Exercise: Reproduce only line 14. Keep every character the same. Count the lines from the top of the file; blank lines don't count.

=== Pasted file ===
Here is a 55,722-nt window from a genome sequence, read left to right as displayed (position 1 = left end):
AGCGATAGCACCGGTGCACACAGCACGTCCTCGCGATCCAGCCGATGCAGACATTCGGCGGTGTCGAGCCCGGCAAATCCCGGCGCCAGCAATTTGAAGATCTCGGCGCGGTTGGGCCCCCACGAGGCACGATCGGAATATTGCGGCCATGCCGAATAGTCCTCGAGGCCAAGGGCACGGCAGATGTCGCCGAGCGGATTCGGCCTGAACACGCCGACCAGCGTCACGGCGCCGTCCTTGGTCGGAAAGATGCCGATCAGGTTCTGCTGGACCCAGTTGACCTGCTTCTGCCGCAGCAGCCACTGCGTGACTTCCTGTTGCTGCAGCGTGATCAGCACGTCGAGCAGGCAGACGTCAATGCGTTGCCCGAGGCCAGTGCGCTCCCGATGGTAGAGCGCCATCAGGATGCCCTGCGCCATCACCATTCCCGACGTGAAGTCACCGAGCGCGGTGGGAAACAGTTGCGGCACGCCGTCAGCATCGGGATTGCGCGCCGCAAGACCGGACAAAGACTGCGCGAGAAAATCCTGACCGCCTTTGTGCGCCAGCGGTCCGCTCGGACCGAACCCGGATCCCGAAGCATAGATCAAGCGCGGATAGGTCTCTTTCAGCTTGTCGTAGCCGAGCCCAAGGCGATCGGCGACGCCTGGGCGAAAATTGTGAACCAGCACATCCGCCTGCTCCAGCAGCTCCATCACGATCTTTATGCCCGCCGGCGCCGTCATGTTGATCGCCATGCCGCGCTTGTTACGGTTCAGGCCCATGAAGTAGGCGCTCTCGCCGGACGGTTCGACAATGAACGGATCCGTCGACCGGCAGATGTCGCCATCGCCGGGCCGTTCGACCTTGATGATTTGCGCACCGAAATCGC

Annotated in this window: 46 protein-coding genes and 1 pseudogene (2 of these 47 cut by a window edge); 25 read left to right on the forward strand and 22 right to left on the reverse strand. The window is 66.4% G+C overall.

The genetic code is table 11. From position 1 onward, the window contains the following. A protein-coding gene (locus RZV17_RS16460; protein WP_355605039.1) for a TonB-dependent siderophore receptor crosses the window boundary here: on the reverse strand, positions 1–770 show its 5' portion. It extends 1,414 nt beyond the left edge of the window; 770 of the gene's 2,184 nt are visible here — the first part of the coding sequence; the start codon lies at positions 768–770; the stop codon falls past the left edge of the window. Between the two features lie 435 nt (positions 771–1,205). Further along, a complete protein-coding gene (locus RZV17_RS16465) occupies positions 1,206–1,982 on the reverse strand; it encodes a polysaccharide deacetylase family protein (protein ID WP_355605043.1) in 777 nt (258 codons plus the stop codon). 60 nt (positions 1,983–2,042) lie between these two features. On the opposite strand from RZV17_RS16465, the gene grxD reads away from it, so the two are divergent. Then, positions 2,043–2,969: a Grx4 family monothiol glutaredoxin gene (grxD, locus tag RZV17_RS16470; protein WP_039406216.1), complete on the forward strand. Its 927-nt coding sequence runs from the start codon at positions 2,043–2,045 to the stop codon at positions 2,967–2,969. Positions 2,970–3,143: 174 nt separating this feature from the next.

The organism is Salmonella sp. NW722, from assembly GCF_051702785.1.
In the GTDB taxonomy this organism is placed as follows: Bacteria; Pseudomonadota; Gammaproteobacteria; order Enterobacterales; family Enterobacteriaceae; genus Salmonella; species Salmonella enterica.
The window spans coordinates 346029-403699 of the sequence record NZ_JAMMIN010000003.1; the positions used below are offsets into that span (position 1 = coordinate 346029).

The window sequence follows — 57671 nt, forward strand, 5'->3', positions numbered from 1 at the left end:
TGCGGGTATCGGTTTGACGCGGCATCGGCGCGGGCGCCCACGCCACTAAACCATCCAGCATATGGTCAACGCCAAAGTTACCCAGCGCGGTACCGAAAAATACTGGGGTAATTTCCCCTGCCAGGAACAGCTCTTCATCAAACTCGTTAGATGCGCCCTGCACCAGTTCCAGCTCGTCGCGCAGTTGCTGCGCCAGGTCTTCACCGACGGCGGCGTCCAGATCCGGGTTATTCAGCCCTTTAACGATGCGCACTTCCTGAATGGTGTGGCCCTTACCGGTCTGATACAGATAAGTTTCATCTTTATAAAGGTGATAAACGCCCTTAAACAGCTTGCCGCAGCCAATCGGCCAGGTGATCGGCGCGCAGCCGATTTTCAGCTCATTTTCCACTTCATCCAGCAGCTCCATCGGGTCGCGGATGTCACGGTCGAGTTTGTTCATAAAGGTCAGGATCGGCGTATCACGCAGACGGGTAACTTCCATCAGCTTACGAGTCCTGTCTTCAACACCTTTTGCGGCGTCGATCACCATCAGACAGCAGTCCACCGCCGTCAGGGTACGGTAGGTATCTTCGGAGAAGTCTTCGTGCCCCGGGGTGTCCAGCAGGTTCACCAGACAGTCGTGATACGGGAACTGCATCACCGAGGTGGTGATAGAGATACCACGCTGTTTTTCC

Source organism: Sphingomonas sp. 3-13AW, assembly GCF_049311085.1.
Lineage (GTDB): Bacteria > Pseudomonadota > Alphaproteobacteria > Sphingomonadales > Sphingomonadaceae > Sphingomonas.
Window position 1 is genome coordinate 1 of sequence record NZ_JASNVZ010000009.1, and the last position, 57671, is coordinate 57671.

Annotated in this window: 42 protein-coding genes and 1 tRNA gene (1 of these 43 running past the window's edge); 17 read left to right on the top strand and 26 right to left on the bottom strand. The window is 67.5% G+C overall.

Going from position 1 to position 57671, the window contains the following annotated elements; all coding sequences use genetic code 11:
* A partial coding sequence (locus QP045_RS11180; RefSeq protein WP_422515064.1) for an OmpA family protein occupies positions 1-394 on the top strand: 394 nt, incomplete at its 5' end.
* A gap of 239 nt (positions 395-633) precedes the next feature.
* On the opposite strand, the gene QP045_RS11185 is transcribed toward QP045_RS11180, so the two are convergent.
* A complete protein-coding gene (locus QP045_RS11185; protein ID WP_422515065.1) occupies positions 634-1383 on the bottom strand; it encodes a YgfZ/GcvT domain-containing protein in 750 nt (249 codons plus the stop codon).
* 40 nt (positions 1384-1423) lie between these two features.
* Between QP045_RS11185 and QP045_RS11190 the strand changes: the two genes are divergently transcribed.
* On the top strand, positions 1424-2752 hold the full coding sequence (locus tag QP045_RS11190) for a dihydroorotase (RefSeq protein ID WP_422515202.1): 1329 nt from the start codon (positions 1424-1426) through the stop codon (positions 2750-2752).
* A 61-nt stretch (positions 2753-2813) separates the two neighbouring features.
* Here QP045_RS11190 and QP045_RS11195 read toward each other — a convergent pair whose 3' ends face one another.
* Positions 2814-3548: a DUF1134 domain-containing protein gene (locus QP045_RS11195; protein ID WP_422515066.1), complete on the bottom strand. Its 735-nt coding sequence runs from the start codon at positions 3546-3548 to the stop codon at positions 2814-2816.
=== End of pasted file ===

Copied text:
Going from position 1 to position 57671, the window contains the following annotated elements; all coding sequences use genetic code 11: